That little grill became the equivalent of the bar at Cheers. Guys would hang out at the garage just to kibitz (or “BS” as my dad would say) with my dad and the other guys who were hanging out. At some point, the men would mention they were hungry and would be leaving to go home to grab a bite to eat. Truth be known, the thought of going home was the farthest thing from their minds. What they were actually requesting, as if in some secret clandestine code, was for my dad to prepare something on “the grill!”

Dad maintained an old fridge in the empty showroom. In it he would keep some pop for my brother and I, most likely Mission Orange or Grape, as well as hot dogs, ground meat and steaks. My dad loved to cook for the guys. He would prepare these incredible lunches on this tiny makeshift grill almost every day. He bought his meat at the GBU since they always gave him a “deal.” Don’t ask me how he made those arrangements, but somehow he did. He would prepare these grilled steak sandwiches topped with grilled onions and peppers and serve them to whatever guy or guys happen to be visiting at lunchtime. Among his more frequent visitors were Fr. Shaughnessy from Holy Name and Dr. Fletcher, our family doctor from South 2nd Street, Ernie Woodward from Woody’s Drug Store, Jerry Reed and Pop Arms. Mayor Kopriver was also an occasional “diner.” Hey, who doesn’t like a free lunch!?!

Dad kept that griddle in tip-top condition until the garage was forced to close as a result of the “redevelopment” in Duquesne. I’m not sure what ever happened to “the wonder griddle.” I suppose it was discarded just like his business was. I think that a piece of my dad died when he closed. The guys who frequented his place, looked beyond those things one would find in a garage, the oil, the grease. They didn’t see my dad as some “grease monkey.” They saw him as a friend, a pal, a generous man who would have given them the shirt off of his back if they asked. There was nothing pretentious about the food he prepared for his friends. It was friendship food, food for the soul.

Stories such as this, is why I am writing this blog. Your father may have been among the company of men who frequented Volk’s Sales and Service. My children and their children will be able to know more about their grandfather or great grandfather as a result of these stories. After all, we are “their past.” The way of life that we led, and the strong moral compasses that were given to us by our hunky parents must be recognized and appreciated. I know I certainly do. Thanks Mom and Dad and thank you Duquesne.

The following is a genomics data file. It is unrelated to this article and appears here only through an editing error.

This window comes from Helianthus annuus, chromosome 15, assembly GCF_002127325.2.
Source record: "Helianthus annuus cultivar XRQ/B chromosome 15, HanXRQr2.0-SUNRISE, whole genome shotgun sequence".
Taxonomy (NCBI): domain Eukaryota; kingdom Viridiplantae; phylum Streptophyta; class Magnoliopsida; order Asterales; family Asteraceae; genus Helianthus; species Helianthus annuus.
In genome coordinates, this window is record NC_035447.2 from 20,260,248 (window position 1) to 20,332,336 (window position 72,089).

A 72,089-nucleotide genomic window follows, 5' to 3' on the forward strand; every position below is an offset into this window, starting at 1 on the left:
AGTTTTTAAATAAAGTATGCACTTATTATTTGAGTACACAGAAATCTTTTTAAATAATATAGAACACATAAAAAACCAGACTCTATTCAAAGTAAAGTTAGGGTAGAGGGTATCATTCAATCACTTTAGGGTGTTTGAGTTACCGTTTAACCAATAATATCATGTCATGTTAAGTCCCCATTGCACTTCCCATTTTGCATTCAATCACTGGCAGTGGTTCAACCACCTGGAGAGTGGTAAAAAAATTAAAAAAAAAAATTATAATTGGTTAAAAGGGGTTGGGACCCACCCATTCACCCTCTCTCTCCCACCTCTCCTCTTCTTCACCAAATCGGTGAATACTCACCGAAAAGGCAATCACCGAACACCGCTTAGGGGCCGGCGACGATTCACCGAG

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21 Responses to Duquesne’s Greasy Spoon

  1. Chuck Swietlik says:

    To bob chermonitz. Do u have any old photos of Schrieber Chevrolet Dealership? My name is Chuck Swietlik and grew up in Duquesne graduated in 1963 . I’m a gear head car guy an like old photos of car related subjects . Please send to pattyann2003@juno.com hope this is passed on to u

  2. michael voron says:

    Your Dad had a funny car parked in front of his garage. It was a white Henry J. I bet Leno
    would like to have one . Holy Name Alumni.

  3. Bob Chermonitz says:

    Jim, there was a time when being a mechanic was one of the the most admired professions a man could aspire to, and rightfully so. I was always amazed with things like points, plugs and condensors. How they figured out what the problems were and what needed to be done to fix it. I remember your dad’s place b/c I went to Holy Name with you but since we weren’t allowed to cross the street (nuns) I was only in there once or twice. In our day mechanics literally made the world go round and men would trade the names of the best in low whispers so as not to let too many in on the secret! I grew up across the street from Schreiber Chevrolet in Duquesne Place. God knows I spent as much time as I could watching the mechanics and learning their names. This was before insurance companies put up signs saying you weren’t allowed in the service areas. Years later, after teaching school for 10 yrs and little money, I took a job as sales manager of a Chevrolet store and realized how much the car business (sales and service) can get into your blood. Needless to say I still hungout with the mechanics when I could. After 21 years I left for a different type of sales (pharma). But the old car saying stills applies: Sales may sell the 1st car, BUT, service sells the rest! God bless all those who knew how to “tinker” and made the world right for the rest of us.